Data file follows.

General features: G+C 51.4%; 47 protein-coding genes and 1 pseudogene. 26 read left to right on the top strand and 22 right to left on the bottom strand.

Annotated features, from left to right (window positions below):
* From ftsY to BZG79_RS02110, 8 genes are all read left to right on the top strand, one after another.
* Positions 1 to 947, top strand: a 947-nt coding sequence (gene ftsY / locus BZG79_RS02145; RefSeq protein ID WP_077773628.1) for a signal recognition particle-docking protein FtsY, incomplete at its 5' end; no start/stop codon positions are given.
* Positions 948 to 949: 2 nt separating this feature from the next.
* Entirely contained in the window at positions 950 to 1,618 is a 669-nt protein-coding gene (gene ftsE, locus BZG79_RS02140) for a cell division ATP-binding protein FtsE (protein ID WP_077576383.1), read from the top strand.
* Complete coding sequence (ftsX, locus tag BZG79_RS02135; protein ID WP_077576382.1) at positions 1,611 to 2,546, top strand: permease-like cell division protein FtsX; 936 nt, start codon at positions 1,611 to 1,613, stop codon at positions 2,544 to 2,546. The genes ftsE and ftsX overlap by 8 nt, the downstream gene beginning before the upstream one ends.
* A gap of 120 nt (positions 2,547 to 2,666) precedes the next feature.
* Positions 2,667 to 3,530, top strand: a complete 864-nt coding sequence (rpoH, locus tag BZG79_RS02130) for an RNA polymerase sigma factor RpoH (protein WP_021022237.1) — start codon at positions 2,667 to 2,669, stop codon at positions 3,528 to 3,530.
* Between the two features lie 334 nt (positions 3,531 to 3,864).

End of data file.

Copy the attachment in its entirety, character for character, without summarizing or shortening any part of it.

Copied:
General features: G+C 51.4%; 47 protein-coding genes and 1 pseudogene. 26 read left to right on the top strand and 22 right to left on the bottom strand.

Annotated features, from left to right (window positions below):
* From ftsY to BZG79_RS02110, 8 genes are all read left to right on the top strand, one after another.
* Positions 1 to 947, top strand: a 947-nt coding sequence (gene ftsY / locus BZG79_RS02145; RefSeq protein ID WP_077773628.1) for a signal recognition particle-docking protein FtsY, incomplete at its 5' end; no start/stop codon positions are given.
* Positions 948 to 949: 2 nt separating this feature from the next.
* Entirely contained in the window at positions 950 to 1,618 is a 669-nt protein-coding gene (gene ftsE, locus BZG79_RS02140) for a cell division ATP-binding protein FtsE (protein ID WP_077576383.1), read from the top strand.
* Complete coding sequence (ftsX, locus tag BZG79_RS02135; protein ID WP_077576382.1) at positions 1,611 to 2,546, top strand: permease-like cell division protein FtsX; 936 nt, start codon at positions 1,611 to 1,613, stop codon at positions 2,544 to 2,546. The genes ftsE and ftsX overlap by 8 nt, the downstream gene beginning before the upstream one ends.
* A gap of 120 nt (positions 2,547 to 2,666) precedes the next feature.
* Positions 2,667 to 3,530, top strand: a complete 864-nt coding sequence (rpoH, locus tag BZG79_RS02130) for an RNA polymerase sigma factor RpoH (protein WP_021022237.1) — start codon at positions 2,667 to 2,669, stop codon at positions 3,528 to 3,530.
* Between the two features lie 334 nt (positions 3,531 to 3,864).